Myths and Legends of China
The Dream of the South Branch
The dawn of Chinese romantic literature must be ascribed to the period between the eighth and tenth centuries of our era, when the cultivation of the liberal Page 409arts received encouragement at the hands of sovereigns who had reunited the Empire under the sway of a single ruler, and whose conquests and distant embassies attracted representatives from every Asiatic nation to their splendid Court. It was during this period that the vast bulk of Indian literature was successfully attacked by a host of Buddhist translators, and that the alchemists and mechanicians of Central Asia, Persia, and the Byzantine Empire introduced their varied acquirements to the knowledge of the Chinese. With the flow of new learning which thus gained admittance to qualify the frigid and monotonous cultivation of the ancient classics and their commentators, there came also an impetus to indulgence in the licence of imagination in which it is impossible to mistake the influence of Western minds. While the Sanskrit fables, on the one hand, passed into a Chinese dress, and contributed to the colouring of the popular mythology, the legends which circulated from mouth to mouth in the lively Arabian bazaars found, in like manner, an echo in the heart of China. Side by side with the mechanical efforts of rhythmical composition which constitute the national ideal of poetry there began, during the middle period of the T’ang dynasty (A.D. 618–907), to grow up a class of romantic tales in which the kinship of ideas with those that distinguish the products of Arabian genius is too marked to be ignored. The invisible world appears suddenly to open before the Chinese eye; the relations of the sexes overstep for a moment the chilling limit imposed by the traditions of Confucian decorum; a certain degree of freedom and geniality is, in a word, for the first time and only for a brief interval infused into the intellectual expression of a nation hitherto closely cramped in the bonds of a narrow pedantry. It Page 410was at this period that the drama began to flourish, and the germs of the modern novelist’s art made their first appearance. Among the works of imagination dating from the period in question which have come down to the present day there is perhaps none which better illustrates the effect of an exotic fancy upon the sober and methodical authorship of the Chinese, or which has left a more enduring mark upon the language, than the little tale which is given in translation in the following pages.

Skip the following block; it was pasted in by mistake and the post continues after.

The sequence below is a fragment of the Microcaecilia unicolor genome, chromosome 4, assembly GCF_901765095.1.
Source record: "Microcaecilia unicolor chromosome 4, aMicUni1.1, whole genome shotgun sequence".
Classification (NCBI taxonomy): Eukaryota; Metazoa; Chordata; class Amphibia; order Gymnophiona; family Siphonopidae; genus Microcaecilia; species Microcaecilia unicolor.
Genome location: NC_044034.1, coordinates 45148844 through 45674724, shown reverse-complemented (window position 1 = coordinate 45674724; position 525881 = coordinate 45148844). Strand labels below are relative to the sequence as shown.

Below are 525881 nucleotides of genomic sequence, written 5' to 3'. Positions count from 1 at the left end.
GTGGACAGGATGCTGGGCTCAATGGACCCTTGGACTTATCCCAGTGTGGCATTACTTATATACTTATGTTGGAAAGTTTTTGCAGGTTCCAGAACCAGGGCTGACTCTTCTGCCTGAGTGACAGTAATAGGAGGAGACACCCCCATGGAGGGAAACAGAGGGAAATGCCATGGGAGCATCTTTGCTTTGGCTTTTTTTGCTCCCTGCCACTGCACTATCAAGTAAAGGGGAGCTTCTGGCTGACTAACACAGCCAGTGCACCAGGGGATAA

The Nan k’o mêng, or Dream of the South Branch (as the title, literally translated, should read), is the work of a writer named Li Kung-tso, who, from an incidental mention of his own experiences in Kiangsi which appears in another of his tales, is ascertained to have lived at the beginning of the ninth century of our era. The nan k’o, or South Branch, is the portion of a huai tree (Sophora Japdonica, a tree well known in China, and somewhat resembling the American locust-tree) in which the adventures narrated in the story are supposed to have occurred; and from this narrative of a dream, recalling more than one of the incidents recounted in the Arabian Nights, the Chinese have borrowed a metaphor to enrich the vocabulary of their literature. The equivalent of our own phrase “the baseless fabric of a vision” is in Chinese nan k’o chih mêng—a dream of the south branch.
Ch’un-yü Fên enters the Locust-tree
Ch’un-yü Fên, a native of Tung-p’ing, was by nature a gallant who had little regard for the proprieties of life, and whose principal enjoyment was found in indulgence in wine-bibbing in the society of boon-companions. At one time he held a commission in the army, but this he lost through his dissipated conduct, and from that time he Page 411more than ever gave himself up to the pleasures of the wine-cup.